So I had a particularly less-than-stellar experience at the cineplex over the weekend. My parents, my sister and her husband, and Abby went to see Star Trek, a movie I've gushed over enough.
This was at the movie-theater-by-the-huge-mall (you know the one) in Nashville. Tickets were $10 a pop, which is expensive but not unheard of for a weekend showing of a first-run movie in a big city with stadium seating and all that jazz. So we get to the box office, and the first thing they do is try to change our mind.
We were uncharacteristically early, purchasing tickets at 7:15 for a 7:55 screening. The gal offered to get us into the 7:00 screening, which we politely declined. The sign said it was sold out, anyway. She objected again, on the grounds that the 7:55 showing would be in a smaller auditorium and we might not be able to get six tickets near each other--never mind that the showing was still forty minutes off.
So we finally all arrived and got seated in the tiny theater (less than ten rows, probably twelve seats across). Then came the previews.
Thirty minutes of previews.
I tend to think any amount more than five is excessive. Three is preferable. None... actually none is kind of unsettling in a theater. And the choice of previews befuddles me. Star Trek is popcorn fare, slightly geeky, yes, but with a hefty dollop of action and significant tinge of nostalgia. So, the obvious choices to market in front of it: Transformers: Revenge of the Fallen (yes), G.I. Joe: The Rise of Cobra (no), Terminator Salvation (also no), maybe even, it's a stretch, Up (yes).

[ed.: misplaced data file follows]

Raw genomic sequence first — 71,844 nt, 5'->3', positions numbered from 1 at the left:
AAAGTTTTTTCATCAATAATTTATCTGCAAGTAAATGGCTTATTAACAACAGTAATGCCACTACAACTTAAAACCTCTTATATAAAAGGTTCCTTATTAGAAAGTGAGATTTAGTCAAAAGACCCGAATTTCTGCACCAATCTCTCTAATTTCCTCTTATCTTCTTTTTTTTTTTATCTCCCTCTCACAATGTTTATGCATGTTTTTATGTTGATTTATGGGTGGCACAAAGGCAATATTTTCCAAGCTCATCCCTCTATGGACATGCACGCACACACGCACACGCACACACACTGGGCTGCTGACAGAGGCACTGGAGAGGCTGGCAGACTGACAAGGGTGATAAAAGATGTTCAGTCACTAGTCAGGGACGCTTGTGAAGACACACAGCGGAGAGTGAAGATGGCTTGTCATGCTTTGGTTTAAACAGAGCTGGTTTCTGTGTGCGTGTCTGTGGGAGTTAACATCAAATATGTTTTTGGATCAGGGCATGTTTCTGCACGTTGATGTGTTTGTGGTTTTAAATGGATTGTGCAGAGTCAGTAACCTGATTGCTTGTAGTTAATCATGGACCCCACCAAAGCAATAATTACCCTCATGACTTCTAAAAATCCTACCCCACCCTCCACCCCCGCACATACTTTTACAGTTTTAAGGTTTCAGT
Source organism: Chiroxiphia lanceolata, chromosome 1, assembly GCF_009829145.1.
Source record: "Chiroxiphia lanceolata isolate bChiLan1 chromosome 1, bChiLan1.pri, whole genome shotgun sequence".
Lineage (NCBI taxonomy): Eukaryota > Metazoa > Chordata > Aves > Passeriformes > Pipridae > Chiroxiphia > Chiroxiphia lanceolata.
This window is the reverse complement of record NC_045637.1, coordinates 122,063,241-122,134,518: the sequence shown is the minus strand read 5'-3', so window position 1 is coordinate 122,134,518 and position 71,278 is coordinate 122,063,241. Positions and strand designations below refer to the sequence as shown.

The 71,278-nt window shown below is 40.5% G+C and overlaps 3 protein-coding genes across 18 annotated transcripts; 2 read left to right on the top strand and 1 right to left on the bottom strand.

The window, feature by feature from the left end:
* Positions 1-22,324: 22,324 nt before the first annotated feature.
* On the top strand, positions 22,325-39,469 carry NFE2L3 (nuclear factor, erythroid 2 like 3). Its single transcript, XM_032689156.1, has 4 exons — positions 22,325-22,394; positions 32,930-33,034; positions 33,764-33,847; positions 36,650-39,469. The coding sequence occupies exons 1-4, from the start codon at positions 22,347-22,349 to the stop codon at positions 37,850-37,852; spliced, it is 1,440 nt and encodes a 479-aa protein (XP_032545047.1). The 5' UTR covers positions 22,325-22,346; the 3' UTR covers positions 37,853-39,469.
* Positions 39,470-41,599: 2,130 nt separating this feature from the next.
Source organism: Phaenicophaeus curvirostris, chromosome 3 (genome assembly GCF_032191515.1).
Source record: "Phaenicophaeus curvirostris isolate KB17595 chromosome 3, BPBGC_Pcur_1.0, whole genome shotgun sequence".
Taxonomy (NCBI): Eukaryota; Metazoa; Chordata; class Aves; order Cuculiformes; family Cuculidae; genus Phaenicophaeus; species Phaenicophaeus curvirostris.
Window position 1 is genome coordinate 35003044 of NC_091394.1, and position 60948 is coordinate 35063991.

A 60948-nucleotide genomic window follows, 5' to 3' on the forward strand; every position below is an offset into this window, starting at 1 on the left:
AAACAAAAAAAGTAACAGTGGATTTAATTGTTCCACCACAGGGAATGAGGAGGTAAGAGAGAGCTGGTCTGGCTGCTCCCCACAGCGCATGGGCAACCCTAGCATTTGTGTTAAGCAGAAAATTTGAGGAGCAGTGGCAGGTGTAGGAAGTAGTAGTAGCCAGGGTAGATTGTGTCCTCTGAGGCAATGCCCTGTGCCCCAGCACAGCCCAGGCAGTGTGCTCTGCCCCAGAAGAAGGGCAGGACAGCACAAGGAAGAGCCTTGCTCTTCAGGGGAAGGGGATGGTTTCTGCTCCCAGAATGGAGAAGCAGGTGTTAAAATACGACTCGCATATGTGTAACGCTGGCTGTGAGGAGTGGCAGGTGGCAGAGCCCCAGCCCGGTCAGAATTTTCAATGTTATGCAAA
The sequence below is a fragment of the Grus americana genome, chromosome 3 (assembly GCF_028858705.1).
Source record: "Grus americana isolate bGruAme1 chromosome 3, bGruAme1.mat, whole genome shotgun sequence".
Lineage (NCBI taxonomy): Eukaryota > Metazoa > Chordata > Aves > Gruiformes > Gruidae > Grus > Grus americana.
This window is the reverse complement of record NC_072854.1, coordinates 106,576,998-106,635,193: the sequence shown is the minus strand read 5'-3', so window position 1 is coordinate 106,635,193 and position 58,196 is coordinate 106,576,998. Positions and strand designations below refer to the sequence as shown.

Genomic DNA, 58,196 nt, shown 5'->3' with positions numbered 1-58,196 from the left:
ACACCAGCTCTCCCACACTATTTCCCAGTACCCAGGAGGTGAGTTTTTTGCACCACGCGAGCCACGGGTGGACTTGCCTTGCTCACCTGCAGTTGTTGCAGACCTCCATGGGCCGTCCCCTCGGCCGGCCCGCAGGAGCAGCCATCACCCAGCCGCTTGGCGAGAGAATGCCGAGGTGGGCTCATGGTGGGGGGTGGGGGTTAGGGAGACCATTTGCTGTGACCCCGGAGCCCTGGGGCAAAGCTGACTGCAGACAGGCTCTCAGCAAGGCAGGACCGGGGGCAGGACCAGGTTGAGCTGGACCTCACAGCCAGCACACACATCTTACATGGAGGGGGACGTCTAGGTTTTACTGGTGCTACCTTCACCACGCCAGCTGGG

We also got trailers for Tennessee, which is a horrible-looking indie drama with Mariah Carey. And then My Sister's Keeper, which looks genuinely horrifying, starring the gal from Little Miss Sunshine as a genetically-engineered organ donor for her cancer-dying sister who sues her parents for the rights to her own body. Lots of people cry, Cameron Diaz shaves her head, etc etc etc.
So, what this tells me is that they had no idea what to market with Star Trek, so they just threw a bunch of shit on the screens.
What else? The popcorn was pretty pitiful. The seats were uncomfortable. The sound was too low. I could go on.
The real issue here is that the movie theater business is suffering at the hands of DVD's. Well, suffering is the wrong word. Studios are better off in the long run, but they're cannibalizing some potential seats-in-cinema-chairs profits for it. Which is fine. But the theater experience is an experience, and you have to actually sell people on it. There are film buffs like myself who will see something in the theater because they want to see it and believe the theater experience is worth the extra cost (especially when the AMC does $5 weekend matinees). Then there are the casual movie-goers who have lives and jobs and kids and just want to take in a film and eat some popcorn once in a while. They aren't going to research what movies are the best reviewed and a bad film experience is just going to turn them off to future ventures.
A movie theater has no control over the quality of movie they show, but if they want to make more money in the long run, they need to be taking care of those variables that they do control. Make sure the picture quality and sound are up to spec. Don't try to squeeze every penny from the customer by making him/her(/me) sit through ten or twelve previews and gouging at the concessions stand.
'Tain't rocket surgery, people.